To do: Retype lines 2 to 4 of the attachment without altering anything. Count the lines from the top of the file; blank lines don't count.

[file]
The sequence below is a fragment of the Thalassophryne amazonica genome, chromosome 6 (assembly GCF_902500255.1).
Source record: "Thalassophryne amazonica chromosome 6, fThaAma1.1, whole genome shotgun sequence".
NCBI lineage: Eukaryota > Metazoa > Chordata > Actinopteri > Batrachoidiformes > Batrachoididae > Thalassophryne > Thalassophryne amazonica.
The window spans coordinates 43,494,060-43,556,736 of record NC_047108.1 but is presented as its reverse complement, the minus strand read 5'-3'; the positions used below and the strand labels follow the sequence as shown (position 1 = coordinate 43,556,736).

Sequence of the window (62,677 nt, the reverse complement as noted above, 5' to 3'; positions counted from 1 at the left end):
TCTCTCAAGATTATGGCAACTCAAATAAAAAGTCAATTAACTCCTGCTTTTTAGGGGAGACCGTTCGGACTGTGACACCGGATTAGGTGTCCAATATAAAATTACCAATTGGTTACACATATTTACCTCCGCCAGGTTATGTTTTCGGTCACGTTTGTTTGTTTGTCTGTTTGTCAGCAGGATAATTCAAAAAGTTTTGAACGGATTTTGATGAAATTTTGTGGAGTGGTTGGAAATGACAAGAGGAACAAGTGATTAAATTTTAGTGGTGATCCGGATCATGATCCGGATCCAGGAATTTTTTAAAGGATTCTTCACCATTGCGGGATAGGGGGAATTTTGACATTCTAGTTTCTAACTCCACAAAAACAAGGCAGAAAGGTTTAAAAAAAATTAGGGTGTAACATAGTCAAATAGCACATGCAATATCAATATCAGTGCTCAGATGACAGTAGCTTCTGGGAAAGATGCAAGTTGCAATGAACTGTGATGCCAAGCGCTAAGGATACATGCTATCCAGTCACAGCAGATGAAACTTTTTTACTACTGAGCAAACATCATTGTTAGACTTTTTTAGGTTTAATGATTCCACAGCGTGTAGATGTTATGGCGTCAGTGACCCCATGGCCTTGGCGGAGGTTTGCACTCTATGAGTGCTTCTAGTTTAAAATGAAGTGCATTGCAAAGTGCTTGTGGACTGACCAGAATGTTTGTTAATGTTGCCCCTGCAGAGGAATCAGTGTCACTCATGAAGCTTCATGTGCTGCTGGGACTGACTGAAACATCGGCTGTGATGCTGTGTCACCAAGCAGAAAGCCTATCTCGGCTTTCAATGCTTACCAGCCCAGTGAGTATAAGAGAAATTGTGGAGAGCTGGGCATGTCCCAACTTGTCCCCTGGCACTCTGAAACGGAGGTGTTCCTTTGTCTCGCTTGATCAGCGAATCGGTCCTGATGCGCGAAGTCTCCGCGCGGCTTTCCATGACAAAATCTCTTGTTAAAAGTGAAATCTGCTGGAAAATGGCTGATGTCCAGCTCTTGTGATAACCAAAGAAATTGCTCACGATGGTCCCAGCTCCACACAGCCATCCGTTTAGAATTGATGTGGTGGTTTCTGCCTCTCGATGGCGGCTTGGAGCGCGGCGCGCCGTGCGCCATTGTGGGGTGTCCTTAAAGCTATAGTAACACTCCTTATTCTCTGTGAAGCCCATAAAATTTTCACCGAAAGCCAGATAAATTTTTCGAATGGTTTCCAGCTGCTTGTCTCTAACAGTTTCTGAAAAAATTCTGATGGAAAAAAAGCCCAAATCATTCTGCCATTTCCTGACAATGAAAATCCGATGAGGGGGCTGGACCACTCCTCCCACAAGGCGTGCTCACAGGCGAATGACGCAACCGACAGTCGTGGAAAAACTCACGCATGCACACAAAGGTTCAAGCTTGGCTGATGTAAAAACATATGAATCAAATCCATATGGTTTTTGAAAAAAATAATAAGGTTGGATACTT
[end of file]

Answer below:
Source record: "Thalassophryne amazonica chromosome 6, fThaAma1.1, whole genome shotgun sequence".
NCBI lineage: Eukaryota > Metazoa > Chordata > Actinopteri > Batrachoidiformes > Batrachoididae > Thalassophryne > Thalassophryne amazonica.
The window spans coordinates 43,494,060-43,556,736 of record NC_047108.1 but is presented as its reverse complement, the minus strand read 5'-3'; the positions used below and the strand labels follow the sequence as shown (position 1 = coordinate 43,556,736).